What’s also fantastic and amazingly coincidental is that today also marks two OTHER astronomical phenomena: a supermoon AND a total eclipse! A supermoon occurs when the moon is at perigee, its closest orbital point. When the moon is so close to Earth, we experience such things as stronger tides, although to the ordinary observer the moon won’t look any different.* It especially won’t look any different tonight because the moon is in its new moon phase, the phase in which it’s between us and the sun. That means that the side facing us is not illuminated and is up during the daytime…so we don’t see the moon at all. HOWEVER, we will see its silhouette as it crosses in front of the sun to produce a total eclipse. So will you  get to see the eclipse? Not unless you hurry and get yourself to the North Atlantic. The path under which people see a total eclipse, called the path of totality, is very small (less than 1% of Earth’s surface.) People in Europe and Greenland are outside of the path of totality but will, however, see a partial eclipse. That’s another story.

*Why does the moon sometimes appear to be very large? It’s an optical illusion. When the moon is low in the sky and is behind distant objects, such as trees, that our brain knows are big, we interpret the moon as being enormous. However, if you measure it with your finger when it appears big and then remeasure later in the night when it’s higher in the sky, you’ll find it’s the same size.

Week of March 16, 2015

Happy St. Patrick’s Day and welcome to OGT testing week! This week means that we have SIGNIFICANTLY (up to 48%) less time together due to late start for juniors and seniors and a shortened daily bell schedule. Be ready to work in a very concentrated way in class.

This Week in AP Physics
Electrostatics homework 4 is due on Monday. My fingers are crossed that we’ll also be able to start electric circuits notes on that day. The electrostatics test is on Wednesday, your electric fields lab report is due on Friday (hardcopy at the start of class, upload to TurnItIn.com by 3:00), and we’ll really get into electric circuits on Friday. ALSO we are losing a day next Tuesday, March 24, because we have to do the end-of-course testing required by the state. That week the chorale will not be here on Thursday and Friday, so if you are in chorale, please plan ahead with me so that you don’t get behind.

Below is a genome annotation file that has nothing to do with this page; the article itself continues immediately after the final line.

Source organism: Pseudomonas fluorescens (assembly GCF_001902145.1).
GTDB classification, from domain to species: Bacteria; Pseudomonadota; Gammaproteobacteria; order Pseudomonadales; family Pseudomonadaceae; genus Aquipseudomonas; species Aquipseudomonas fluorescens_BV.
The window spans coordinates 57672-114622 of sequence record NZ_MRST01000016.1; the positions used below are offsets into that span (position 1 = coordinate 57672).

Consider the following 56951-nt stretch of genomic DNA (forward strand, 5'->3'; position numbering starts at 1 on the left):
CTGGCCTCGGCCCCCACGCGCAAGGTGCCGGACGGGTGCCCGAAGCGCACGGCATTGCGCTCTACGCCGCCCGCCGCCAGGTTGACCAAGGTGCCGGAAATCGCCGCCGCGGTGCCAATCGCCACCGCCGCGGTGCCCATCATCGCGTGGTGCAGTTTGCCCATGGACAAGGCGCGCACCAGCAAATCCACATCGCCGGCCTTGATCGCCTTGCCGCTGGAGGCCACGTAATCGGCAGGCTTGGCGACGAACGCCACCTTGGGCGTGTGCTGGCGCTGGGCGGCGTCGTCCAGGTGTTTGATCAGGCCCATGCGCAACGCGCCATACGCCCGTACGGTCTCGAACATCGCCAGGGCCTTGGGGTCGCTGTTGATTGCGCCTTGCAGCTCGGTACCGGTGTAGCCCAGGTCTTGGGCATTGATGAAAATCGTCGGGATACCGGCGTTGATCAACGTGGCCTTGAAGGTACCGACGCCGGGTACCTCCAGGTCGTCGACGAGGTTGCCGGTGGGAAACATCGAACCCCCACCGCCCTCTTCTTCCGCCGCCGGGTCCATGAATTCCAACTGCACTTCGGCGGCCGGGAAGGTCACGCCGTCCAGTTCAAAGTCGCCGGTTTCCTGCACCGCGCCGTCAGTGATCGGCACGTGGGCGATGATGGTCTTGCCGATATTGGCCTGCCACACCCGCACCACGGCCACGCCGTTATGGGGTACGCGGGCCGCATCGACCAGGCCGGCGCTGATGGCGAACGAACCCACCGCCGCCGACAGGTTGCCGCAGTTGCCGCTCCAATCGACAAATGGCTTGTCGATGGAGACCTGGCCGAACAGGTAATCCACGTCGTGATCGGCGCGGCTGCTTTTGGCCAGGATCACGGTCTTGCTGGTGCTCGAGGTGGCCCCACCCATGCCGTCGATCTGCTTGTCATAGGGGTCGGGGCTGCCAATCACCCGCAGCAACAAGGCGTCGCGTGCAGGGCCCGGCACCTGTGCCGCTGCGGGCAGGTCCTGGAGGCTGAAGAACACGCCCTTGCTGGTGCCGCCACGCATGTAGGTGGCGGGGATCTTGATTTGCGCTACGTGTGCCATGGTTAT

This Week in Physics
We will begin the electrostatics unit. For our first day of class together this week (whichever day that is for your class period,) please take notes on the following podcasts: Podcast 1 – Introduction to Charge and Podcast 2 – Conductors, Insulators, and Charging. We will go over these in class and do some experimentation with creating electrostatic charge, and then we will do assignment 1. When we finish assignment 1, plan for a quiz the following day and also take notes on Podcast 3 – Electric Force. That oughta do it for the week.

This Week in Astronomy
On Monday we will tie up a few loose ends with the sun unit and will then start to take a look at the moon. We don’t see each other on Tuesday or Thursday, so our sun unit test will be on Wednesday. On Wednesday your Unit 2 – Homework Questions are due, as well. We’ll spend the rest of our time researching the appearance and visibility times of the moon through one lunar cycle. Now that your unit 1 outdoor lab is done, you’re ready for the unit 2 outdoor lab. This lab requires multiple observations made at the same time of day many days apart. You’ll need to start NOW in order to finish on time. It is due on Friday, April 17.

Cool Science of the Week